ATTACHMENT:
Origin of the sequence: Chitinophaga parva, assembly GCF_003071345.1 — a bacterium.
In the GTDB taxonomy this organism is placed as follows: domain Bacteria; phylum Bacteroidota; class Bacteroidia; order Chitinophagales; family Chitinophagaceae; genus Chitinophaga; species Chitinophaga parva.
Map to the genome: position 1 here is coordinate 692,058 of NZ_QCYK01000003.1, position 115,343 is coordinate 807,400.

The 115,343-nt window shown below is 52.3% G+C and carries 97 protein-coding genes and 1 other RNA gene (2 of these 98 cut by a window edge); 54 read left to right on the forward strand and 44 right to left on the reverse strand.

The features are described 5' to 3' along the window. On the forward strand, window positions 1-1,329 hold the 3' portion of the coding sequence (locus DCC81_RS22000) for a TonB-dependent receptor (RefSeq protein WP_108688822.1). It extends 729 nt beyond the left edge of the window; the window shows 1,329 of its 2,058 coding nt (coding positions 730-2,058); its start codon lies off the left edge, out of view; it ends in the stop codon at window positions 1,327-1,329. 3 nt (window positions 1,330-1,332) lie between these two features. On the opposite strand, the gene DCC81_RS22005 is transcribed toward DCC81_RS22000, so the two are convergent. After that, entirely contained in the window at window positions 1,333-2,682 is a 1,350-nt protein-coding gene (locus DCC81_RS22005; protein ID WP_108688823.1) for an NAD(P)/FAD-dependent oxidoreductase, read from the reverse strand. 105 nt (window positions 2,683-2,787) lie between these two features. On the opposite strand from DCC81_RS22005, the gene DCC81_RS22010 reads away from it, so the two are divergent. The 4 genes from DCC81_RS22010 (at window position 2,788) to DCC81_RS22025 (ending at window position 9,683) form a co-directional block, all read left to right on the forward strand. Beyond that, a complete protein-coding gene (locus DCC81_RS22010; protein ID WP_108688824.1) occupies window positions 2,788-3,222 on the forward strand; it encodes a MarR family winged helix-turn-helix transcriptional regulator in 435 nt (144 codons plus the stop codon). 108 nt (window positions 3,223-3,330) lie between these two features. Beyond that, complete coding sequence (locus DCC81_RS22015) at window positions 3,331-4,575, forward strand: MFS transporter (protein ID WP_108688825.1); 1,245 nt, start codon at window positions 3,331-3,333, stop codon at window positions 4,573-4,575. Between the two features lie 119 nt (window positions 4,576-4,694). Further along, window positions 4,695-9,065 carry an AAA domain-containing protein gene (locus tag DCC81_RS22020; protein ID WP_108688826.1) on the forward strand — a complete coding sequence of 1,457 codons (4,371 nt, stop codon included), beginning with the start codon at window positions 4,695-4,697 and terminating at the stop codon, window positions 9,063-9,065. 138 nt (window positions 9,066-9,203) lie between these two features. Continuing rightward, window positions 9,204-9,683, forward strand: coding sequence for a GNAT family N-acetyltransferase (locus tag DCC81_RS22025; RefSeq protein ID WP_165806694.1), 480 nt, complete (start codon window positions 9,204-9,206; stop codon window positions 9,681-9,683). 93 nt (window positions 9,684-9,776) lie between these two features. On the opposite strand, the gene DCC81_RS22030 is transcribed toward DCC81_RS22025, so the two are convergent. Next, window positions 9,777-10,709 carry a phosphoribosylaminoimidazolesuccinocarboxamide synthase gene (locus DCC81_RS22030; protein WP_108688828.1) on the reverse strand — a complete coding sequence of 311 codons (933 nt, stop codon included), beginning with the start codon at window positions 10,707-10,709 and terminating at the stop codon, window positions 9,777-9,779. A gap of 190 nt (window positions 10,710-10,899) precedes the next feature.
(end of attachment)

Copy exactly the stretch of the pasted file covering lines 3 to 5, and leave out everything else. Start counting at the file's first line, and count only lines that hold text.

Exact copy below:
Map to the genome: position 1 here is coordinate 692,058 of NZ_QCYK01000003.1, position 115,343 is coordinate 807,400.

The 115,343-nt window shown below is 52.3% G+C and carries 97 protein-coding genes and 1 other RNA gene (2 of these 98 cut by a window edge); 54 read left to right on the forward strand and 44 right to left on the reverse strand.

The features are described 5' to 3' along the window. On the forward strand, window positions 1-1,329 hold the 3' portion of the coding sequence (locus DCC81_RS22000) for a TonB-dependent receptor (RefSeq protein WP_108688822.1). It extends 729 nt beyond the left edge of the window; the window shows 1,329 of its 2,058 coding nt (coding positions 730-2,058); its start codon lies off the left edge, out of view; it ends in the stop codon at window positions 1,327-1,329. 3 nt (window positions 1,330-1,332) lie between these two features. On the opposite strand, the gene DCC81_RS22005 is transcribed toward DCC81_RS22000, so the two are convergent. After that, entirely contained in the window at window positions 1,333-2,682 is a 1,350-nt protein-coding gene (locus DCC81_RS22005; protein ID WP_108688823.1) for an NAD(P)/FAD-dependent oxidoreductase, read from the reverse strand. 105 nt (window positions 2,683-2,787) lie between these two features. On the opposite strand from DCC81_RS22005, the gene DCC81_RS22010 reads away from it, so the two are divergent. The 4 genes from DCC81_RS22010 (at window position 2,788) to DCC81_RS22025 (ending at window position 9,683) form a co-directional block, all read left to right on the forward strand. Beyond that, a complete protein-coding gene (locus DCC81_RS22010; protein ID WP_108688824.1) occupies window positions 2,788-3,222 on the forward strand; it encodes a MarR family winged helix-turn-helix transcriptional regulator in 435 nt (144 codons plus the stop codon). 108 nt (window positions 3,223-3,330) lie between these two features. Beyond that, complete coding sequence (locus DCC81_RS22015) at window positions 3,331-4,575, forward strand: MFS transporter (protein ID WP_108688825.1); 1,245 nt, start codon at window positions 3,331-3,333, stop codon at window positions 4,573-4,575. Between the two features lie 119 nt (window positions 4,576-4,694). Further along, window positions 4,695-9,065 carry an AAA domain-containing protein gene (locus tag DCC81_RS22020; protein ID WP_108688826.1) on the forward strand — a complete coding sequence of 1,457 codons (4,371 nt, stop codon included), beginning with the start codon at window positions 4,695-4,697 and terminating at the stop codon, window positions 9,063-9,065. 138 nt (window positions 9,066-9,203) lie between these two features. Continuing rightward, window positions 9,204-9,683, forward strand: coding sequence for a GNAT family N-acetyltransferase (locus tag DCC81_RS22025; RefSeq protein ID WP_165806694.1), 480 nt, complete (start codon window positions 9,204-9,206; stop codon window positions 9,681-9,683). 93 nt (window positions 9,684-9,776) lie between these two features. On the opposite strand, the gene DCC81_RS22030 is transcribed toward DCC81_RS22025, so the two are convergent. Next, window positions 9,777-10,709 carry a phosphoribosylaminoimidazolesuccinocarboxamide synthase gene (locus DCC81_RS22030; protein WP_108688828.1) on the reverse strand — a complete coding sequence of 311 codons (933 nt, stop codon included), beginning with the start codon at window positions 10,707-10,709 and terminating at the stop codon, window positions 9,777-9,779. A gap of 190 nt (window positions 10,710-10,899) precedes the next feature.